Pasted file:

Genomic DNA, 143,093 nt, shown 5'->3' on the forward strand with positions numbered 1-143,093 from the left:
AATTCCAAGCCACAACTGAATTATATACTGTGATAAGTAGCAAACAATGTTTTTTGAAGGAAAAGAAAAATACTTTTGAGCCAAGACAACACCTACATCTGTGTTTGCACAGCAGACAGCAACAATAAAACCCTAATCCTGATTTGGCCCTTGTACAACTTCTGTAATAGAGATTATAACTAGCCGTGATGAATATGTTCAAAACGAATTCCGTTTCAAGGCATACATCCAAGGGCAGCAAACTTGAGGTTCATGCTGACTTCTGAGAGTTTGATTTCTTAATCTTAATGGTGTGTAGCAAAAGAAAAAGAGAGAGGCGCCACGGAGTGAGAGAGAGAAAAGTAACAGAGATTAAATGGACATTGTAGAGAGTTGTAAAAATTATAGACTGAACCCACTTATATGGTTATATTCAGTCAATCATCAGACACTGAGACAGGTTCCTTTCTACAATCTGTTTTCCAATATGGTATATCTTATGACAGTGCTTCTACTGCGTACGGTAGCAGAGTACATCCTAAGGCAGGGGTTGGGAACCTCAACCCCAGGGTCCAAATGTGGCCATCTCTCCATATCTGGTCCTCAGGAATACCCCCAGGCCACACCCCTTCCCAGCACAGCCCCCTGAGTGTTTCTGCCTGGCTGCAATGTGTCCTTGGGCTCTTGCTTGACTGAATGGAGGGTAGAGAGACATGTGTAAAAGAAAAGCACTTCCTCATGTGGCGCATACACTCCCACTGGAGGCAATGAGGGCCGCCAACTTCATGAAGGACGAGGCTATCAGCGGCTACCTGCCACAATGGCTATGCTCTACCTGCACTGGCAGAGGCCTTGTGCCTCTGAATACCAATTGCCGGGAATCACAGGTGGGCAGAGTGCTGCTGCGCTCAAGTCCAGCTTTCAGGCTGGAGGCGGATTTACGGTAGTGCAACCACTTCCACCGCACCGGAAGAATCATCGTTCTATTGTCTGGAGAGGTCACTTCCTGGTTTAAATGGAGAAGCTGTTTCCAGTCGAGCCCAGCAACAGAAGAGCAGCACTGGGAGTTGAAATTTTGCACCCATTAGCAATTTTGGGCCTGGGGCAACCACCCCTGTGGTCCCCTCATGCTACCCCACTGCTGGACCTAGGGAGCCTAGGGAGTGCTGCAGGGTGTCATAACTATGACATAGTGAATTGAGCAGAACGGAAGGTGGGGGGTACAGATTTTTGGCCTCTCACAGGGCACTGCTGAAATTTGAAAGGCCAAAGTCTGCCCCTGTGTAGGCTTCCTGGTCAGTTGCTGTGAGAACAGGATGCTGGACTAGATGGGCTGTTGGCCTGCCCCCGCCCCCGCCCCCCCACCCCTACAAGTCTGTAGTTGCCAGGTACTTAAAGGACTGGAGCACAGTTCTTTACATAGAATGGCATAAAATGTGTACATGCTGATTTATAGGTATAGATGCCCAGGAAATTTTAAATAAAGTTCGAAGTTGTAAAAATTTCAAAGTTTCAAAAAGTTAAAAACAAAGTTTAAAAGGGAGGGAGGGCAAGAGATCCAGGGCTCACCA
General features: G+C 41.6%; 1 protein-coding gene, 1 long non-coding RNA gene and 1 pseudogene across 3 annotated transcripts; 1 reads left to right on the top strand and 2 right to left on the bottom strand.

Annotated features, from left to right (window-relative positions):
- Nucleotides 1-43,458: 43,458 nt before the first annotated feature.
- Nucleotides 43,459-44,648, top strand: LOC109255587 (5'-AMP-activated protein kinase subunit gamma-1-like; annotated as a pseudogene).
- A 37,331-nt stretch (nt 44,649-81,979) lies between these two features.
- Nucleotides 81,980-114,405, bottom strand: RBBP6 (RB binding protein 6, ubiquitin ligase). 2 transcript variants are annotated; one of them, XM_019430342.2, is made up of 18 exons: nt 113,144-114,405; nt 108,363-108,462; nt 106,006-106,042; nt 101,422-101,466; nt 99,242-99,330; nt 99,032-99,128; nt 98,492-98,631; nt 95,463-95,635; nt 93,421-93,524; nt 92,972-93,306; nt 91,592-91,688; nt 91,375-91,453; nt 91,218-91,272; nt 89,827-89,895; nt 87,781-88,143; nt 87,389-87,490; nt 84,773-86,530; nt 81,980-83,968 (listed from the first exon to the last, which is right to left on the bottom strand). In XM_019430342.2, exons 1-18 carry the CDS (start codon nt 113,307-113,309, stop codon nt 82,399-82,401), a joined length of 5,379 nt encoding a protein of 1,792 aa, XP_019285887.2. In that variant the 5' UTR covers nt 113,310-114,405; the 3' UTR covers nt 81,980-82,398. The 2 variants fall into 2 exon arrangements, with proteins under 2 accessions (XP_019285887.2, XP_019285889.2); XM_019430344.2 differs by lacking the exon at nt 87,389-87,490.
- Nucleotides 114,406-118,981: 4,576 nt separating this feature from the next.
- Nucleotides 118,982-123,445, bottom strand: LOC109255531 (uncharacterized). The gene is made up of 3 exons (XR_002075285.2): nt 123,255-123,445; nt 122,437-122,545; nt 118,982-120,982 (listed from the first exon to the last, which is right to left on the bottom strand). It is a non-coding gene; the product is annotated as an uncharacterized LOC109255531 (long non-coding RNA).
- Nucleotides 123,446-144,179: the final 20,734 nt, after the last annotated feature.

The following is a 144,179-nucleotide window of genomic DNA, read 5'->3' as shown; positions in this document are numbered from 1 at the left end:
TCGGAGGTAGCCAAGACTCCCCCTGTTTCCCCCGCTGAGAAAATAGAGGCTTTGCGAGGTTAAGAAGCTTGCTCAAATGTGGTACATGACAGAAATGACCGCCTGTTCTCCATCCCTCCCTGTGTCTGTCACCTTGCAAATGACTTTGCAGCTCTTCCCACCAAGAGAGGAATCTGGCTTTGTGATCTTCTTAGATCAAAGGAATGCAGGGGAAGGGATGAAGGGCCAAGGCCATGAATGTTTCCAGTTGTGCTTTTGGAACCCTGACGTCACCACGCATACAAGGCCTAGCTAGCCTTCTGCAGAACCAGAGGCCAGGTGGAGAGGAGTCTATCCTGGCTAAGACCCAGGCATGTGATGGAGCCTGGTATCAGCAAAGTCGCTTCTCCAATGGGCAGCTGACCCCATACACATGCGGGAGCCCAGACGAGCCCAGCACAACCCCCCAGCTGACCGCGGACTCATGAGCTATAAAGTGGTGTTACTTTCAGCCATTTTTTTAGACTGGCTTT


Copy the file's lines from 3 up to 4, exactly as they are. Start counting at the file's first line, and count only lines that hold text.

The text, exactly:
General features: G+C 41.6%; 1 protein-coding gene, 1 long non-coding RNA gene and 1 pseudogene across 3 annotated transcripts; 1 reads left to right on the top strand and 2 right to left on the bottom strand.

Annotated features, from left to right (window-relative positions):